Recap: Wildflower Walk & Wine Tasting

With Naturalist Jeanine Moy, June 10, 2018

 Naturalist Jeanine Moy identifies sun-loving lithophytes.

Naturalist Jeanine Moy identifies sun-loving lithophytes.

On the brink of summer, a trip up a mountain can mean a trip back in time. Many flowers that have bloomed and gone to fruit on the valley floor are still in full glory above 5,000 feet. This was the case for our Wildflower Walk & Wine Tasting event on June 10. As we unloaded at the Grizzly Peak trailhead it was as if we’d travelled back to April again. We knew we were in for a great day of botanizing.
    As expected, the trail was lined with interesting and beautiful native wildflowers. Our expert guide, Jeanine Moy, helped us to put all of these species into context by sharing useful natural history information along the way. We were all excited to find some very healthy striped coralroot (Corallorhiza striata), an orchid that gets its energy from mycorrhizal fungi instead of photosynthesis. Another interesting sighting was the western trillium (Trillium ovatum) whose petals had turned dark pink and nearly translucent. These flowers fade from bright white to deep pink as they mature, seemingly signaling to pollinators that their services are no longer required.
    Jeanine also shared ethnobotanical information about the species we found. From the potent, spicy root of the wild ginger (Asarum caudatum) to the edible camas bulb (Camassia quamash) to the yellow pine pollen that coated the trail, it seemed that we were surrounded by plants with nutritional value. Many plants hold medicinal value as well, such as the Lomatium whose root produces a latex that has antibacterial properties.
    The forested scenery quickly changed as we made our way toward the scenic vistas at the far reaches of the Grizzly Peak trail. Grizzly Peak is in the recently expanded portion of Cascade-Siskiyou National Monument and encompasses an area that burned in the Antelope Fire of 2002. As we looked out over the landscape, we saw the life that had returned in the 16 years since the fire punctuated by the burnt snags that stood like statues. A lush carpet with patches of larkspur, fiddleneck, seablush, paintbrush and more covered the area that was barren not long ago. The stark contrast between the blackened fire-scarred trees and the pastel rainbow of wildflowers told a story of rebirth.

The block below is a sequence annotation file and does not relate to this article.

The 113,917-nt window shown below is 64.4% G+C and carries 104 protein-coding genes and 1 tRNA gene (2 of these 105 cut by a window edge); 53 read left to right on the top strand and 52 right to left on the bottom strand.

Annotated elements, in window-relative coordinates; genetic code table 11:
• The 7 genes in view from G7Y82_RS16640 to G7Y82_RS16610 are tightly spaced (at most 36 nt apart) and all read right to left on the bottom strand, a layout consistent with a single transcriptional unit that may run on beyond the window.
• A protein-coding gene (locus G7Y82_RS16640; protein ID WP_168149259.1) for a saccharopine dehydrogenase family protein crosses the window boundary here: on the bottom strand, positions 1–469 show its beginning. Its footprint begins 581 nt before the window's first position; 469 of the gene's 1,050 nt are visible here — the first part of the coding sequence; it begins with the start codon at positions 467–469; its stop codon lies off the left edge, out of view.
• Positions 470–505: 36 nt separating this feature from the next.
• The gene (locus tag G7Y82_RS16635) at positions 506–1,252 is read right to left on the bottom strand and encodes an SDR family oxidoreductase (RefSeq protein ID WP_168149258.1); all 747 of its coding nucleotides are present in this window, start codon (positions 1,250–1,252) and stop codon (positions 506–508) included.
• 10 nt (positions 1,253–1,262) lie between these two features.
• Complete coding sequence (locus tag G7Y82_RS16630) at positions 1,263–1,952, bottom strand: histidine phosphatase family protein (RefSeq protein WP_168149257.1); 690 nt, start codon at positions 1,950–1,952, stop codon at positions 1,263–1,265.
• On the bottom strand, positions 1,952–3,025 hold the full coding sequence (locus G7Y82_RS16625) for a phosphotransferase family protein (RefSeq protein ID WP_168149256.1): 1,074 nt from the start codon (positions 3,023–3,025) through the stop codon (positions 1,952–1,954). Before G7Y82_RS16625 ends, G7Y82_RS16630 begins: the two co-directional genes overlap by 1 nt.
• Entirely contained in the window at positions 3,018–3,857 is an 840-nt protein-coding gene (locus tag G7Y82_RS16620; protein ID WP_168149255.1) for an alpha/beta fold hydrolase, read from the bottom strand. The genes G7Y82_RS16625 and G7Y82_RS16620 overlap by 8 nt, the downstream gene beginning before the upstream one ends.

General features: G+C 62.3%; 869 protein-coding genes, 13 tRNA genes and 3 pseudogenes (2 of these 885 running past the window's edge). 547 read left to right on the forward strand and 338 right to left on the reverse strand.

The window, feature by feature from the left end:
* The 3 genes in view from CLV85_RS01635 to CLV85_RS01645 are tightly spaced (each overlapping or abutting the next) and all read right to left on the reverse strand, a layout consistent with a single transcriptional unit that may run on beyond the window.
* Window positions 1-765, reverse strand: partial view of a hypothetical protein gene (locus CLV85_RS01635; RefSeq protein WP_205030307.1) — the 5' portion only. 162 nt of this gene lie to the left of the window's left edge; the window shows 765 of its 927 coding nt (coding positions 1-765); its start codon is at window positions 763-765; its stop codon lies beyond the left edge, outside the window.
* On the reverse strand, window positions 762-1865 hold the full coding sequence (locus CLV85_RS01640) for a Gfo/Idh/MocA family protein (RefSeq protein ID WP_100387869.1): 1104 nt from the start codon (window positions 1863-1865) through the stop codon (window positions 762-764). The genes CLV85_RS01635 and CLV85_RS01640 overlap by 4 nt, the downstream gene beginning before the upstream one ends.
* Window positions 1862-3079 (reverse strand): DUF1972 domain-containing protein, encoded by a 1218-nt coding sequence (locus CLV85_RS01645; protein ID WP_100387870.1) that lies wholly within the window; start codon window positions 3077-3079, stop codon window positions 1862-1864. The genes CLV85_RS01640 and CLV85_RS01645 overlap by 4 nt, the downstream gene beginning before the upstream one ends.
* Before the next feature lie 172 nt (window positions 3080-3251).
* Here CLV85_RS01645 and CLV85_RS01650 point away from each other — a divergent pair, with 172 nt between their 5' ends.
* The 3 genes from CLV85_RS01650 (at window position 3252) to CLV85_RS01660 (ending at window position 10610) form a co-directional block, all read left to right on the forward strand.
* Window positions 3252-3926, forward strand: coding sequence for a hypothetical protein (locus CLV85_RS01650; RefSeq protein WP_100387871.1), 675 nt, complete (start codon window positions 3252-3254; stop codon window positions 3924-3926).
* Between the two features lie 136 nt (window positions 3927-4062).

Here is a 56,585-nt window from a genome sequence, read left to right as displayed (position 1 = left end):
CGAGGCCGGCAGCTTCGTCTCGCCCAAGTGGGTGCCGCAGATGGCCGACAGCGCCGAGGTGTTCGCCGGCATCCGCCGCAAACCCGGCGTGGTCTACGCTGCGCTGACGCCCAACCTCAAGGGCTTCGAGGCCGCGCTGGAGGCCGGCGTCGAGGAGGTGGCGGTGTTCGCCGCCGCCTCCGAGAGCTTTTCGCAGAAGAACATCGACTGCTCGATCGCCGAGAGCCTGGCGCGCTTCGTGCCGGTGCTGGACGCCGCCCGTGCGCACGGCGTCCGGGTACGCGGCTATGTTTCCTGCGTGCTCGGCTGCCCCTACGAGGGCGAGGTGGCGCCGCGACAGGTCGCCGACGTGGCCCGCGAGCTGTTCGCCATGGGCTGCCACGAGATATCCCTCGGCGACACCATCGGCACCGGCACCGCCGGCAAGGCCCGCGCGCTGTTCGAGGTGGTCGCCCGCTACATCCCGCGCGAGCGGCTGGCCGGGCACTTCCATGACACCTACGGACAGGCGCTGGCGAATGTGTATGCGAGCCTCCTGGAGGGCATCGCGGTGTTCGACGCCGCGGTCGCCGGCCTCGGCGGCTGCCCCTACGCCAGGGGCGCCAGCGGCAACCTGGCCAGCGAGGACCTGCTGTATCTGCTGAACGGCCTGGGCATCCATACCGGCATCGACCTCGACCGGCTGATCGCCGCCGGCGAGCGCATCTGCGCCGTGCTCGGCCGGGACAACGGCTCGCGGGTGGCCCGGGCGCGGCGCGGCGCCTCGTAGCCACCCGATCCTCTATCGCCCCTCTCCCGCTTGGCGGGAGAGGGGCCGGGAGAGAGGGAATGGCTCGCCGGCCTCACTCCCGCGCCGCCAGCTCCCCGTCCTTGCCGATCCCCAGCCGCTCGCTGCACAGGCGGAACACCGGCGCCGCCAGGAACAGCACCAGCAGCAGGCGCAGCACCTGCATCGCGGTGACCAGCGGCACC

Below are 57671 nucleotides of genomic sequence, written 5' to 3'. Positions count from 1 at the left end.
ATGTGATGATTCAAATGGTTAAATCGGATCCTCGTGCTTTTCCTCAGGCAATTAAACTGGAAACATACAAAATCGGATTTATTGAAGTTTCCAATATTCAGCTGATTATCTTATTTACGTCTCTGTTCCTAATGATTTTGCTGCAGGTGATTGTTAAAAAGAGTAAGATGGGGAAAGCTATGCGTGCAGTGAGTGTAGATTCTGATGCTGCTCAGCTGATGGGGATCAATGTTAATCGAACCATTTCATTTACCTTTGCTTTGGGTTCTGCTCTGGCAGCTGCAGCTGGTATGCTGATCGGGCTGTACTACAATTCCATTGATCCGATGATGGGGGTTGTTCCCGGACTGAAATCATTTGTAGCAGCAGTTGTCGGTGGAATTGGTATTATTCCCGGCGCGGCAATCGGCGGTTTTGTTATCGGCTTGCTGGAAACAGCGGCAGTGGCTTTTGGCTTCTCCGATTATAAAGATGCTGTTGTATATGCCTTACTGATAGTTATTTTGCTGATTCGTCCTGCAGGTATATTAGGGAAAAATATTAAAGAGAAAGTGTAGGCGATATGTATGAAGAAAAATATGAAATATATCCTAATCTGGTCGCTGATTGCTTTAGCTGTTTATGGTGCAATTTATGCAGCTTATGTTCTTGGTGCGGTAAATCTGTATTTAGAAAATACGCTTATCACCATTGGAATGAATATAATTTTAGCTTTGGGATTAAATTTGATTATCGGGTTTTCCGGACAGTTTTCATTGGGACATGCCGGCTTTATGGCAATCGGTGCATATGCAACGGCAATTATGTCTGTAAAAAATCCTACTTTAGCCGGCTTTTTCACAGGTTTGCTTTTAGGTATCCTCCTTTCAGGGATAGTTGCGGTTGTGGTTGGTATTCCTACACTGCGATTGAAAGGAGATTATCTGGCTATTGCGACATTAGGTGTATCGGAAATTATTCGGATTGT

As we made our way back down the trail, we were sad to leave the cool, calm forest, but we were looking forward to our next destination - wine tasting! We headed back to civilization with our sights set on Belle Fiore Winery. We kicked some of the dirt off of our boots before finding a seat on the patio. The manicured lawn wasn’t quite as interesting as Grizzly Peak, but we had botany bingo to keep our minds active. Soon, the table was full of flights of wine, which we sampled and savored with delight. As the wine slowly disappeared, we reflected on what a wonderful day it had been. Wildflowers, wine, and great company on a gorgeous day - what more could you want?

Photos and text by
Heather Wilson
Hike and Learn Coordinator